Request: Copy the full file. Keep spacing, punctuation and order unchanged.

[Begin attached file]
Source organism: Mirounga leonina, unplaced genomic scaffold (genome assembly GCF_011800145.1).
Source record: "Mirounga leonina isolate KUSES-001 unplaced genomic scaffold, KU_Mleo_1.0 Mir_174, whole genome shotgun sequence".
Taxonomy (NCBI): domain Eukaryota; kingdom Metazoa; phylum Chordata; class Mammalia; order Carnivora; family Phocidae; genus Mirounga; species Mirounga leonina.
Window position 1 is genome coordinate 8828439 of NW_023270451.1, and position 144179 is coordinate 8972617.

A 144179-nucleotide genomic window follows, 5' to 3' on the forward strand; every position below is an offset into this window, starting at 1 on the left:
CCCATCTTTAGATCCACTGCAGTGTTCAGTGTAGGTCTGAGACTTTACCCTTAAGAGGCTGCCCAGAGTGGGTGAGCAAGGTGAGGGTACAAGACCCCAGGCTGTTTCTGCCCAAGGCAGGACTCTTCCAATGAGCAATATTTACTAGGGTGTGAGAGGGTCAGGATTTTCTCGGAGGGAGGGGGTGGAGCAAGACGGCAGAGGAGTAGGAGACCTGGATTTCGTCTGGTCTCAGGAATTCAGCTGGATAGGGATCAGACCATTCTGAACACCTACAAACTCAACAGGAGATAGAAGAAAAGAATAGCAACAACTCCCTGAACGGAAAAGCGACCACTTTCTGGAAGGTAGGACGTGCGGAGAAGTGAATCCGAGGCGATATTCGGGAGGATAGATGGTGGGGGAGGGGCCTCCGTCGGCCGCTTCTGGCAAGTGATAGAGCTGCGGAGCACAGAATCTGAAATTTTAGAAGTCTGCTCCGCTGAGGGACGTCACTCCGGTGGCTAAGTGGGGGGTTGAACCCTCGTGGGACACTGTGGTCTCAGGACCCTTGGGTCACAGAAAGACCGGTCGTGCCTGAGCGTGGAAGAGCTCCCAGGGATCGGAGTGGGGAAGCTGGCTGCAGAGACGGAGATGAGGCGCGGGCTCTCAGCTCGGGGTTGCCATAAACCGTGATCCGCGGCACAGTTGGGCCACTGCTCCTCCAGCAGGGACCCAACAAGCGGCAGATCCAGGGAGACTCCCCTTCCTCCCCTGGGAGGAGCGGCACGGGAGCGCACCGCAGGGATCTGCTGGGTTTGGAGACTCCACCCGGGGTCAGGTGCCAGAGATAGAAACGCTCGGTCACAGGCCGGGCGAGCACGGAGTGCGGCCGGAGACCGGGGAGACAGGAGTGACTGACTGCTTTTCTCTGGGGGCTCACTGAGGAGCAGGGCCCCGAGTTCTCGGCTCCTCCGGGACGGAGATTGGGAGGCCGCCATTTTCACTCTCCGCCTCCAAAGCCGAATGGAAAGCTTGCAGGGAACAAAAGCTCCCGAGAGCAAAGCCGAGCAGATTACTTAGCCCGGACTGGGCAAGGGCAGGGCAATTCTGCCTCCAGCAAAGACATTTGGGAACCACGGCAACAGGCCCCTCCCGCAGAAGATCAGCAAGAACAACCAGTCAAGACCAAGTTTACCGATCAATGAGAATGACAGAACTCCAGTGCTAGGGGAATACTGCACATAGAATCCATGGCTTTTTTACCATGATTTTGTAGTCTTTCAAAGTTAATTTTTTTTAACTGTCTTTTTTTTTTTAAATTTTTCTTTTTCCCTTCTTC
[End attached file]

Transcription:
Source organism: Mirounga leonina, unplaced genomic scaffold (genome assembly GCF_011800145.1).
Source record: "Mirounga leonina isolate KUSES-001 unplaced genomic scaffold, KU_Mleo_1.0 Mir_174, whole genome shotgun sequence".
Taxonomy (NCBI): domain Eukaryota; kingdom Metazoa; phylum Chordata; class Mammalia; order Carnivora; family Phocidae; genus Mirounga; species Mirounga leonina.
Window position 1 is genome coordinate 8828439 of NW_023270451.1, and position 144179 is coordinate 8972617.

A 144179-nucleotide genomic window follows, 5' to 3' on the forward strand; every position below is an offset into this window, starting at 1 on the left:
CCCATCTTTAGATCCACTGCAGTGTTCAGTGTAGGTCTGAGACTTTACCCTTAAGAGGCTGCCCAGAGTGGGTGAGCAAGGTGAGGGTACAAGACCCCAGGCTGTTTCTGCCCAAGGCAGGACTCTTCCAATGAGCAATATTTACTAGGGTGTGAGAGGGTCAGGATTTTCTCGGAGGGAGGGGGTGGAGCAAGACGGCAGAGGAGTAGGAGACCTGGATTTCGTCTGGTCTCAGGAATTCAGCTGGATAGGGATCAGACCATTCTGAACACCTACAAACTCAACAGGAGATAGAAGAAAAGAATAGCAACAACTCCCTGAACGGAAAAGCGACCACTTTCTGGAAGGTAGGACGTGCGGAGAAGTGAATCCGAGGCGATATTCGGGAGGATAGATGGTGGGGGAGGGGCCTCCGTCGGCCGCTTCTGGCAAGTGATAGAGCTGCGGAGCACAGAATCTGAAATTTTAGAAGTCTGCTCCGCTGAGGGACGTCACTCCGGTGGCTAAGTGGGGGGTTGAACCCTCGTGGGACACTGTGGTCTCAGGACCCTTGGGTCACAGAAAGACCGGTCGTGCCTGAGCGTGGAAGAGCTCCCAGGGATCGGAGTGGGGAAGCTGGCTGCAGAGACGGAGATGAGGCGCGGGCTCTCAGCTCGGGGTTGCCATAAACCGTGATCCGCGGCACAGTTGGGCCACTGCTCCTCCAGCAGGGACCCAACAAGCGGCAGATCCAGGGAGACTCCCCTTCCTCCCCTGGGAGGAGCGGCACGGGAGCGCACCGCAGGGATCTGCTGGGTTTGGAGACTCCACCCGGGGTCAGGTGCCAGAGATAGAAACGCTCGGTCACAGGCCGGGCGAGCACGGAGTGCGGCCGGAGACCGGGGAGACAGGAGTGACTGACTGCTTTTCTCTGGGGGCTCACTGAGGAGCAGGGCCCCGAGTTCTCGGCTCCTCCGGGACGGAGATTGGGAGGCCGCCATTTTCACTCTCCGCCTCCAAAGCCGAATGGAAAGCTTGCAGGGAACAAAAGCTCCCGAGAGCAAAGCCGAGCAGATTACTTAGCCCGGACTGGGCAAGGGCAGGGCAATTCTGCCTCCAGCAAAGACATTTGGGAACCACGGCAACAGGCCCCTCCCGCAGAAGATCAGCAAGAACAACCAGTCAAGACCAAGTTTACCGATCAATGAGAATGACAGAACTCCAGTGCTAGGGGAATACTGCACATAGAATCCATGGCTTTTTTACCATGATTTTGTAGTCTTTCAAAGTTAATTTTTTTTAACTGTCTTTTTTTTTTTAAATTTTTCTTTTTCCCTTCTTC